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Sedet, æternumque sedebit,
Infelix Theseus.


That there is a professional melancholy, if I may so express myself, incident to the occupation of a tailor, is a fact which I think very few will venture to dispute. I may safely appeal to my readers, whether they ever knew one of that faculty that was not of a temperament, to say the least, far removed from mercurial or jovial.

Observe the suspicious gravity of their gait. The peacock is not more tender, from a consciousness of his peculiar infirmity, than a gentleman of this profession is of being known by the same infallible testimonies of his occupation. “ Walk, that I may know thee."

Do you ever see him go whistling along the foot-path like a carman, or brush through a crowd like a baker, or go smiling to himself like a lover? Is he forward to thrust into mobs, or to make one at the ballad-singer's audiences ? Does he not rather slink by assemblies and meetings of the people, as one that wisely declines popular observation ?

How extremely rare is a noisy tailor! a mirthful and obstreperous tailor!

At my nativity,” says Sir Thomas Browne, “ my ascendant was the earthly sign of Scorpius; I was born in the planetary hour of Saturn, and I think I have a piece of that leaden planet in me.” One would think that he were anatomizing a tailor! save that to the latter's occupation, methinks, a woollen planet would seem more consonant, and that he should be born when the sun was in Aries.—He goes on. “I am no way facetious, nor disposed for the mirth and galliardize of company.” How true a type of the whole trade! Eminently economical of his words, you shall seldom hear a jest come from one of them. He sometimes furnishes subject for a repartee, but rarely (I think) contributes one ore proprio.

Drink itself does not seem to elevate him, or at least to call out of him any of the external in


dications of vanity. I cannot say that it never causes his pride to swell, but it never breaks out. I am even fearful that it may swell and rankle to an alarming degree inwardly. For pride is near of kin to melancholy;—a hurtful obstruction from the ordinary outlets of vanity being shut. It is this stoppage which engenders proud hu

Therefore a tailor may be proud. I think he is never vain. The display of his gaudy patterns in that book of his which emulates the rainbow, never raises any inflations of that emotion in him, corresponding to what the wig-maker (for instance) evinces, when he expatiates on a curl or a bit of hair. He spreads them forth with a sullen incapacity for pleasure, a real or affected indifference to grandeur. Cloth of gold neither seems to elate, nor cloth of frize to depress him-according to the beautiful motto which formed the modest imprese of the shield worn by Charles Brandon at his marriage with the king's sister. Nay, I doubt whether he would discover any vain-glorious complacence in his colours, though "Iris" herself “dipt the woof."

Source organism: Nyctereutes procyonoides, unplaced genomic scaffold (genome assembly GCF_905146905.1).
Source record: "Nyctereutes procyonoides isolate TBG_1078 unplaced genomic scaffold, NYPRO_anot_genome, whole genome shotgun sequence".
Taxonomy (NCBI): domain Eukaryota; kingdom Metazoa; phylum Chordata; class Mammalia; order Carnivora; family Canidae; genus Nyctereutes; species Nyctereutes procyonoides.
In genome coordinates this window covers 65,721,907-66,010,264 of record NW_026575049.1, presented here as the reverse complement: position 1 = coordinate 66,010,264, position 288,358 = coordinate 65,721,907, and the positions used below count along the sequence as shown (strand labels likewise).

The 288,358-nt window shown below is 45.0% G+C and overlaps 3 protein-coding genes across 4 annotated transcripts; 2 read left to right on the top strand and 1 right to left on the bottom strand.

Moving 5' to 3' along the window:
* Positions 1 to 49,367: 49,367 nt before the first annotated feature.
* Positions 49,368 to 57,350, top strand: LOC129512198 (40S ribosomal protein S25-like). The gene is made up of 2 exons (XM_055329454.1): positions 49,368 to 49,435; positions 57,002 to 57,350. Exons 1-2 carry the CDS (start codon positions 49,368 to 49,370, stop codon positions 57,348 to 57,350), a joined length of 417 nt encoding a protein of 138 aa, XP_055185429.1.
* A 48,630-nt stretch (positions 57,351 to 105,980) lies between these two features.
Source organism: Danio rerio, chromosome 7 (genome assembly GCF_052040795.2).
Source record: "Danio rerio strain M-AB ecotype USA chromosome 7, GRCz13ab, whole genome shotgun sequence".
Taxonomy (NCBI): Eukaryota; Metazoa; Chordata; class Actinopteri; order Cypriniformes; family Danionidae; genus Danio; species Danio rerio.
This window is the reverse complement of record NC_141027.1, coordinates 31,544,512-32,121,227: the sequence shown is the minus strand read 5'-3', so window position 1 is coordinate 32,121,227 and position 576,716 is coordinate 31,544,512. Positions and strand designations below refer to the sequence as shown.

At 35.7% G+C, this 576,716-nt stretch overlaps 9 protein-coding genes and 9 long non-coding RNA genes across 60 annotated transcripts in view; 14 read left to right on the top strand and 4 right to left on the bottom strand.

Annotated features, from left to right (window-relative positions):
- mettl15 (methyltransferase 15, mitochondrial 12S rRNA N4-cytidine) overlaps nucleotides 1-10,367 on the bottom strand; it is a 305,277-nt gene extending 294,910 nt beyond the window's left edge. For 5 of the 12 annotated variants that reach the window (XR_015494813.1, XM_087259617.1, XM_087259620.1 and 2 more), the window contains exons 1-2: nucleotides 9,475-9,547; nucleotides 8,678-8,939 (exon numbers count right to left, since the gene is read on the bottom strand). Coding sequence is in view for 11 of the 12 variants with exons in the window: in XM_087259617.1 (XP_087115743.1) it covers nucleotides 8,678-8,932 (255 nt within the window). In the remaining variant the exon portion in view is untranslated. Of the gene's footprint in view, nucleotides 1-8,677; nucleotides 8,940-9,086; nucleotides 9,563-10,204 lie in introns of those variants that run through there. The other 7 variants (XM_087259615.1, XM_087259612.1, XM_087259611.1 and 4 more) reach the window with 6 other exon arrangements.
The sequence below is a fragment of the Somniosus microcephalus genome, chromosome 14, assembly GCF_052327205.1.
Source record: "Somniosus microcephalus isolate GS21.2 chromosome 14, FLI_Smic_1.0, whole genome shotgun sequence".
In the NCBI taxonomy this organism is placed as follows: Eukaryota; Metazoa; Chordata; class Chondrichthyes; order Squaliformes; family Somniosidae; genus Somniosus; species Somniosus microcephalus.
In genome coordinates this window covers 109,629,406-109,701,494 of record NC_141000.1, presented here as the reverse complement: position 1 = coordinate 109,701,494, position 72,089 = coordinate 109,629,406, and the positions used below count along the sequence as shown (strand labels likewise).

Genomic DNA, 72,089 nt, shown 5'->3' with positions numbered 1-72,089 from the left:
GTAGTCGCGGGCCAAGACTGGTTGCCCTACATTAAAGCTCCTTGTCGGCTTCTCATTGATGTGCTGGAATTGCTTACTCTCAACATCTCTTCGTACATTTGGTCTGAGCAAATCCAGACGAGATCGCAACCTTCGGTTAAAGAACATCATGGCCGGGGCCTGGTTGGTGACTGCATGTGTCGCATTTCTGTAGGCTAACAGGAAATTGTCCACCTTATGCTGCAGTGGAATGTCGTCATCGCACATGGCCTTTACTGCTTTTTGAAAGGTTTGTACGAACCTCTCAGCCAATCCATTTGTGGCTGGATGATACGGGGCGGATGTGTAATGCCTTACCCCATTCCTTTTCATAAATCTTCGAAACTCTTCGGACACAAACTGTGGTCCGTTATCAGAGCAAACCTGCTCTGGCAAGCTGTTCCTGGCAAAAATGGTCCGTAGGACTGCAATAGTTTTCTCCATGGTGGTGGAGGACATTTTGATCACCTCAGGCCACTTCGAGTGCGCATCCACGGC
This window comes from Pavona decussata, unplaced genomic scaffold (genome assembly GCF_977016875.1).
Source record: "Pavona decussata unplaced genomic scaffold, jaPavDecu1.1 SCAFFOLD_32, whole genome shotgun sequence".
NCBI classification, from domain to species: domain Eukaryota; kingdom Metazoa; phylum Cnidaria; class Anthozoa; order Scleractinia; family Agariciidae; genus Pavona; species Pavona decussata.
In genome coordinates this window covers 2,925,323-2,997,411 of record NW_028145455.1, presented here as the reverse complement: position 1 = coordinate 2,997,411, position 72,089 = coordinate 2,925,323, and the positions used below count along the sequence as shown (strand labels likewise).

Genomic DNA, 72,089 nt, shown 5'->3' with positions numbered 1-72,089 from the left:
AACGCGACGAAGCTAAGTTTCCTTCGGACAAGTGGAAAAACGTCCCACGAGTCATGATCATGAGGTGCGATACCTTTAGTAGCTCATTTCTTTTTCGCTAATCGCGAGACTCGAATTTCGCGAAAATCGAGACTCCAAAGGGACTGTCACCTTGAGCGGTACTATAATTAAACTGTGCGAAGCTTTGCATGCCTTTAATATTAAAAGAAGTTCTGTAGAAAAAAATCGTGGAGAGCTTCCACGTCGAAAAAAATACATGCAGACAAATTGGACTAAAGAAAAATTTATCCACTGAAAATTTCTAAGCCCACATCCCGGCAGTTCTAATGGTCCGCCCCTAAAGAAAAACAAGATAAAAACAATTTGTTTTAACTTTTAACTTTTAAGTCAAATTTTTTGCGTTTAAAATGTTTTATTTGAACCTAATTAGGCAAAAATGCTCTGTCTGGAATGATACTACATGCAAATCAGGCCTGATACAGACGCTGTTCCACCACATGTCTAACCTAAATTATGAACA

In further corroboration of this argumentwho ever saw the wedding of a tailor announced in the newspapers, or the birth of his eldest son?

When was a tailor known to give a dance, or to be himself a good dancer, or to perform exquisitely on the tight rope, or to shine in any such light and airy pastimes? to sing, or play on the violin ?

Do they much care for public rejoicings, lightings up, ringing of bells, firing of cannons, &c. ?

Valiant I know they can be ; but I appeal to those who were witnesses to the exploits of Eliot's famous troop, whether in their fiercest charges they betrayed any thing of that thoughtless oblivion of death with which a Frenchman jigs into battle, or whether they did not shew more of the melancholy valour of the Spaniard, upon whom they charged; that deliberate courage which contemplation and sedentary habits breathe ?

Are they often great newsmongers ?-I have known some few among them arrive at the dignity of speculative politicians; but that light and cheerful every-day interest in the affairs and goings-on of the world, which makes the barber*

* Having incidentally mentioned the barber, in a comparison of professional temperaments, I hope no other trade will take offence, or look upon it as an incivility done to them, if I say, that in courtesy, humanity, and

such delightful company, I think is rarely observable in them.

This characteristic pensiveness in them being so notorious, I wonder none of those writers, who have expressly treated of melancholy, should have mentioned it. Burton, whose book is an excellent abstract of all the authors in that kind who preceded him, and who treats of every species of this malady, from the hypochondriacal or windy to the heroical or love melancholy, has strangely omitted it. Shakspeare himself has overlooked it. “I have neither the scholar's melancholy (saith Jaques) which is emulation ; nor the courtier's, which is proud ; nor

all the conversational and social graces which “ gladden life," I esteem no profession comparable to bis. Indeed so great is the good-will which I bear to this useful and agreeable body of men, that, residing in one of the Inns of Court (where the best specimens of them are to be found, except perhaps at the universities) there are seven of them to whom I am personally known, and who never pass me without the compliment of the hat on either side. My truly polite and urbane friend, Mr. Am, of Flowerde-luce-court, in Fleet-street, will forgive my mention of him in particular. I can truly say, that I never spent a quarter of an hour under his hands without deriving some profit from the agreeable discussions, which are always going on there.

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